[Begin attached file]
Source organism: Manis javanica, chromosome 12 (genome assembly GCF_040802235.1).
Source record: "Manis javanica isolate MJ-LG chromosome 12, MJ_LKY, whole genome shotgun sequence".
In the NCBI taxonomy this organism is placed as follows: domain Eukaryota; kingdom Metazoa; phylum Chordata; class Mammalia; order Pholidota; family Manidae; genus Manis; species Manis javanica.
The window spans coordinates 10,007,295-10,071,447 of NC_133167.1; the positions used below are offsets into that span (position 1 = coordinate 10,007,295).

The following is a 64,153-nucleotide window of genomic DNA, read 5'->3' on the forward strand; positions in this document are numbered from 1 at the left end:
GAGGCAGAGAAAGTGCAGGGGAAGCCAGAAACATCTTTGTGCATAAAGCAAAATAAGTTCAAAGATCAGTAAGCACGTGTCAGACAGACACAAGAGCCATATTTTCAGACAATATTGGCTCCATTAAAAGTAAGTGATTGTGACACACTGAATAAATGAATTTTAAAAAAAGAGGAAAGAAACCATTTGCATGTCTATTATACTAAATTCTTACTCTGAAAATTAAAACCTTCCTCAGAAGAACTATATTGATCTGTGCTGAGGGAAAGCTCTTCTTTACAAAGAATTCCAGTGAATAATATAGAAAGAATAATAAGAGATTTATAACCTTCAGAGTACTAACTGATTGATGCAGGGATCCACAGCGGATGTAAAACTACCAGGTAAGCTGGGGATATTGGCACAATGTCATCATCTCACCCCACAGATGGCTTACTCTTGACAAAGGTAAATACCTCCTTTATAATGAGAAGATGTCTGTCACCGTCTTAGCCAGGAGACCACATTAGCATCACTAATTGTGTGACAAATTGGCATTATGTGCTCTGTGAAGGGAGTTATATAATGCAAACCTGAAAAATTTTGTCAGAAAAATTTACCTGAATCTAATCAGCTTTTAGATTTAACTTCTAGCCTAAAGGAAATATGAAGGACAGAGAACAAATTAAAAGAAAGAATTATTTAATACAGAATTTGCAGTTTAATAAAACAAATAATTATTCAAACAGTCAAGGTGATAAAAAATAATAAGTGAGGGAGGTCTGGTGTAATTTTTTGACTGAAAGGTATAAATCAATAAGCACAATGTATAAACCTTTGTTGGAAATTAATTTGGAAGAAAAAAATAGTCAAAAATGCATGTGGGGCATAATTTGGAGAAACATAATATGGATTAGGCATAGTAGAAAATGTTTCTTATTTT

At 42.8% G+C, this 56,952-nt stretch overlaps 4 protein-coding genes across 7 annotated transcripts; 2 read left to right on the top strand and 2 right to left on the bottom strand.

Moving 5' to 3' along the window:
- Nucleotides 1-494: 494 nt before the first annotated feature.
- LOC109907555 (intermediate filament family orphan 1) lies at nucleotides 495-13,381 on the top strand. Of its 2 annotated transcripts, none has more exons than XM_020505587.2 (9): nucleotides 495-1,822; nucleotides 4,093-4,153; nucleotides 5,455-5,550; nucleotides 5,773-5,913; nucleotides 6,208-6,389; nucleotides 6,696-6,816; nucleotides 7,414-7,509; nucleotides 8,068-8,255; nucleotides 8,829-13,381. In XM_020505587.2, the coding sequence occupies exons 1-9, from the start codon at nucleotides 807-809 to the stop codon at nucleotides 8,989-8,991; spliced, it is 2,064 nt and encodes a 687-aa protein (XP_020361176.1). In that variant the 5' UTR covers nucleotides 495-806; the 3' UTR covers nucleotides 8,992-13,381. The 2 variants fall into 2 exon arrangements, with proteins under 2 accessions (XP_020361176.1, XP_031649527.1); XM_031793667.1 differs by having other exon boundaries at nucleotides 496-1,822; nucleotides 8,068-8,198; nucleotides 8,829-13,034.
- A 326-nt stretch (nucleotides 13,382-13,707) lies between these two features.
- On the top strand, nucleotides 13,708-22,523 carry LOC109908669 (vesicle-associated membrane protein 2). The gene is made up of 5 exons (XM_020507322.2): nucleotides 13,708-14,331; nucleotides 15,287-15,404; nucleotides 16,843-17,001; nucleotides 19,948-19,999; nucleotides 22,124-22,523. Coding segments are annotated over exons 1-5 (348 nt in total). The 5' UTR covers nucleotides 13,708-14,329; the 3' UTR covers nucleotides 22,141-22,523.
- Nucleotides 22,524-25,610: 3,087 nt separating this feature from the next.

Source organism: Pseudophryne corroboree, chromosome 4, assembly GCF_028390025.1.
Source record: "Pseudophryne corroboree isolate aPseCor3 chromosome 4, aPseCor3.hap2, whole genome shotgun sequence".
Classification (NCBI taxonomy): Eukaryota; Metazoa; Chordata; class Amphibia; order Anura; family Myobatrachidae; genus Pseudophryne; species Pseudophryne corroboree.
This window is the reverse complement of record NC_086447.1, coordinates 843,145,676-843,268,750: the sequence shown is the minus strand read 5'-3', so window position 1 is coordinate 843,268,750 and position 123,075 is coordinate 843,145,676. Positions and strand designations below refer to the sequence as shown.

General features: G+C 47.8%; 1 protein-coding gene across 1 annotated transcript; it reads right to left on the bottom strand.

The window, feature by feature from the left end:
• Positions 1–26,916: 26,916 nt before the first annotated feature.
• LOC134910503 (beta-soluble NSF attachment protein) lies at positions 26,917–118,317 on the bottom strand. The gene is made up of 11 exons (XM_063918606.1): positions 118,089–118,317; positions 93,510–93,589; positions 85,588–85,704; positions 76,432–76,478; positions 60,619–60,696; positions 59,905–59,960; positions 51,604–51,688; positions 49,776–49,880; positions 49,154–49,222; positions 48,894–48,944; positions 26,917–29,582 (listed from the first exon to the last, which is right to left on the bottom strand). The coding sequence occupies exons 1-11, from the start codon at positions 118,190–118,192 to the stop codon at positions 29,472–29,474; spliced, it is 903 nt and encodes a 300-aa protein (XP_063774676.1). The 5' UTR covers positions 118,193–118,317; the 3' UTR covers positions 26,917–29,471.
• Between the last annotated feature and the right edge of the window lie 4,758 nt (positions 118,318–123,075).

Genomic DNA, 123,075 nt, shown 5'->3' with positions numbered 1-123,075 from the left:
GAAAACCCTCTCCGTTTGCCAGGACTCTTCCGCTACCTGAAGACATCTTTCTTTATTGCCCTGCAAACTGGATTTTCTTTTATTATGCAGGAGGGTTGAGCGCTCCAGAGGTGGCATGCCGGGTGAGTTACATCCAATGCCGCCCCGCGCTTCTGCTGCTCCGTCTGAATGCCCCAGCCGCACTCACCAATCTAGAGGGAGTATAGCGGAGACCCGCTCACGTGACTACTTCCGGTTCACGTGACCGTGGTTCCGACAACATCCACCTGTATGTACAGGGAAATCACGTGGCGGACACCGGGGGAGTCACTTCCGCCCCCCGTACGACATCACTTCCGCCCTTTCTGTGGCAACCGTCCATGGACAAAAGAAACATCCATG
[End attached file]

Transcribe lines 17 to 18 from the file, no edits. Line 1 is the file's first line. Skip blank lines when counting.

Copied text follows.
This window is the reverse complement of record NC_086447.1, coordinates 843,145,676-843,268,750: the sequence shown is the minus strand read 5'-3', so window position 1 is coordinate 843,268,750 and position 123,075 is coordinate 843,145,676. Positions and strand designations below refer to the sequence as shown.

General features: G+C 47.8%; 1 protein-coding gene across 1 annotated transcript; it reads right to left on the bottom strand.